The editors would like to invite submission of contributions for its sixth issue, to be published in Summer 2016. We invite original articles, reviews and interviews addressing any topics related to Anglophone literature and culture.
The contributions should be between 4000 and 6000 words long. Each contribution will be anonymously refereed by a reviewer (double-blind review). The deadline for the submission of manuscripts is 31 March 2016.
Movement and stasis. Routes to and from home. Boundaries and belonging. Local places and global spaces. The possibilities for and barriers to mobility shape the way that communities, cultures, and individuals communicate with one another. Mobility influences interconnectivity across time and space as well as the formation of hierarchies of domination and subordination.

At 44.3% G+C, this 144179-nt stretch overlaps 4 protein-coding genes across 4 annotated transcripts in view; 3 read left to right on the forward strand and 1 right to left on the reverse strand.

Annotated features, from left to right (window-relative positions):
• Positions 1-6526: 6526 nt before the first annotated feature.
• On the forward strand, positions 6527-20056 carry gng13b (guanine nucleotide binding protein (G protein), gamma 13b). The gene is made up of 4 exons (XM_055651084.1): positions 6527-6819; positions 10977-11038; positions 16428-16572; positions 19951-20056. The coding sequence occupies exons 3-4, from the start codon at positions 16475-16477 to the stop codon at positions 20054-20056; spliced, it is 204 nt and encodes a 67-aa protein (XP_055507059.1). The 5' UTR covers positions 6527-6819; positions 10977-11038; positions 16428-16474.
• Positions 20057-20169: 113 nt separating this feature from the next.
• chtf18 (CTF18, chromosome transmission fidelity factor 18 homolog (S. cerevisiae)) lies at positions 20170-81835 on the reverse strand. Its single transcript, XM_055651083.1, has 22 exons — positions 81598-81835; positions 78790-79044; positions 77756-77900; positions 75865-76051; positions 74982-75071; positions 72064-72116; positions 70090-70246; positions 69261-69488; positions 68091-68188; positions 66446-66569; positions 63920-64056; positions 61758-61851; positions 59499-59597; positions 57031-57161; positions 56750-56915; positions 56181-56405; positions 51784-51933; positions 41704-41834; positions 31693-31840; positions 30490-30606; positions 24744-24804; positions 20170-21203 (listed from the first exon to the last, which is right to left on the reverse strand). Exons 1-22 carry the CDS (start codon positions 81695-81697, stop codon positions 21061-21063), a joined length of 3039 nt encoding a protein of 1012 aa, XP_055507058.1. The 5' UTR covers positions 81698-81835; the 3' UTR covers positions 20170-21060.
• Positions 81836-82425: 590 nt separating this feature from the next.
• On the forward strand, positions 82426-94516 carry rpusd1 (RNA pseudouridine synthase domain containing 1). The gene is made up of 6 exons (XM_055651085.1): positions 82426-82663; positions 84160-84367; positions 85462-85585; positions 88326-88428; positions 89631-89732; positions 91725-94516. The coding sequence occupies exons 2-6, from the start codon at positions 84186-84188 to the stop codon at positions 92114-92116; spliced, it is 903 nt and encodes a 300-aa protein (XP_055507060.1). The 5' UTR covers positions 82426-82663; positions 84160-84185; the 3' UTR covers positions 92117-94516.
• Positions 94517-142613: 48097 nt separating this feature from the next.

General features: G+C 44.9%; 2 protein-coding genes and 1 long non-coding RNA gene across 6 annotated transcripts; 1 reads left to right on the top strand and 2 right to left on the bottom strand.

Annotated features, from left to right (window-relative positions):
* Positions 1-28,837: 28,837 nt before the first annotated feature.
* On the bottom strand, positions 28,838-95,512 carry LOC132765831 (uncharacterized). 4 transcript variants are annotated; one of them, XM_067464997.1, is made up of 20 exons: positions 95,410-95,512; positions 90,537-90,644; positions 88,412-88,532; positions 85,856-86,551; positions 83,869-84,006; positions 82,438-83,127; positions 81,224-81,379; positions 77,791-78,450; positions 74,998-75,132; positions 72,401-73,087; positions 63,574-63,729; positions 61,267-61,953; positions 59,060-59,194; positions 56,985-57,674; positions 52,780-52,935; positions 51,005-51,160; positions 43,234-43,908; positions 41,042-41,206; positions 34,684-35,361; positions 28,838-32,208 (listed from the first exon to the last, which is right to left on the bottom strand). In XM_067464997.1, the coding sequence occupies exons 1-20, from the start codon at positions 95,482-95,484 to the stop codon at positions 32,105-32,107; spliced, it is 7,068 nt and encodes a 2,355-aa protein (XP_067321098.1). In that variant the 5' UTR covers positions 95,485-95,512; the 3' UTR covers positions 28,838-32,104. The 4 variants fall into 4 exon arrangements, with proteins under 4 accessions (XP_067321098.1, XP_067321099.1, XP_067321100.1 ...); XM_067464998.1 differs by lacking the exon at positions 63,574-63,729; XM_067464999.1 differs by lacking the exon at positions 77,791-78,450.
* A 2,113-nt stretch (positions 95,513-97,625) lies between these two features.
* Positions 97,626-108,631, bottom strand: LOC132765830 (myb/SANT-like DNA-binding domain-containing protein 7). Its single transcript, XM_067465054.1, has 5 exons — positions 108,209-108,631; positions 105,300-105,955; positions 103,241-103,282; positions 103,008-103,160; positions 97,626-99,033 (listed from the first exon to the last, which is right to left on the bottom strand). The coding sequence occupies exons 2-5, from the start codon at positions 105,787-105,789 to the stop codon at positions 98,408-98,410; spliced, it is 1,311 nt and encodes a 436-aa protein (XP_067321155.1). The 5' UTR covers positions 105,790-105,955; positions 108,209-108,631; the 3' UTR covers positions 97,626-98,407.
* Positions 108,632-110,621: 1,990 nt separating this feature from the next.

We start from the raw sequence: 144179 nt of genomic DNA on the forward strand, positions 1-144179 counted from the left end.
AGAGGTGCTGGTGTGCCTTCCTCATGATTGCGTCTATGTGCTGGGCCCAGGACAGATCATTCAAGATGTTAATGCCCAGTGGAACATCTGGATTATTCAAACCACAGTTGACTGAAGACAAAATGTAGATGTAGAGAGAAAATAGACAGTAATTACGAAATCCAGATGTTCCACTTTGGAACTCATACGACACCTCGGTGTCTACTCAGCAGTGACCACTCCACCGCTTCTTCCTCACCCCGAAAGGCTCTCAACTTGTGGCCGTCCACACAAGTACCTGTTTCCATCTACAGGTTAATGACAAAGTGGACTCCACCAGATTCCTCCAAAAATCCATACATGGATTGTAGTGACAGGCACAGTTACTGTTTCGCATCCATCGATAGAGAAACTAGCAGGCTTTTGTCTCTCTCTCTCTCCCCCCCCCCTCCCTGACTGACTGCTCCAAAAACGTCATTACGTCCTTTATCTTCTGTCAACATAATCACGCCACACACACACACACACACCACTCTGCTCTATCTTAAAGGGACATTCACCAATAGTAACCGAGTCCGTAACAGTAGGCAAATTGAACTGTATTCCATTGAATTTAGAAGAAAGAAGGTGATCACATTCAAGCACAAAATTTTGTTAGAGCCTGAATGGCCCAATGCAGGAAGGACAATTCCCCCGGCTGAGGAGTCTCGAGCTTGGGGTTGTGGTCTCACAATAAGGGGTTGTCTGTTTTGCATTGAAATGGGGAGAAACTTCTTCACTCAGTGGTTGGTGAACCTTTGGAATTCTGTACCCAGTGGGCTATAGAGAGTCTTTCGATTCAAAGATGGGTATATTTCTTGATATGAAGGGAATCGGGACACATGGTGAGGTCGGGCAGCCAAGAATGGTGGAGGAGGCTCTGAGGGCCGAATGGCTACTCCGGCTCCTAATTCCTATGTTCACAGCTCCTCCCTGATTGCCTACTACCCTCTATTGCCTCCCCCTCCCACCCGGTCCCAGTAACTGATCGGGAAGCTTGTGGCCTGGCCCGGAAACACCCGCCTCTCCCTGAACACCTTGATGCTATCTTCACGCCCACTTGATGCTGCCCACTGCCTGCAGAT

"The Scholastic Forum"
The journal strives to publish original work of high quality related to English studies across the world.We invite original scholarly submissions in the form of research papers, articles, poems, book reviews.
1. Paper/ Font&Font size: A4 /Times New Roman/ 12.
2.Spacing: 1.5 Margin of 1 inch on all four sides.
3.References: Latest Mla Handbook style/ Format.
4.Word Limit- For Abstract : upto 300 words: For Paper 2500-4000.
5. Papers to be sent on: firstname.lastname@example.org
6. Abstract followed by keywords(5)
'The Gothic and all its forms'
The theme is an intentionally broad one, and might include:
Meta-Gothic (including meta-fiction, reflexivity and others)
Gothic in New Media (encompassing gaming, hypertext fiction, online culture and others)
Gothic materiality and the Gothic object
Gothic popular culture (the Goth community, fashion, social identity)
The Gothic in print culture
The Gothic in science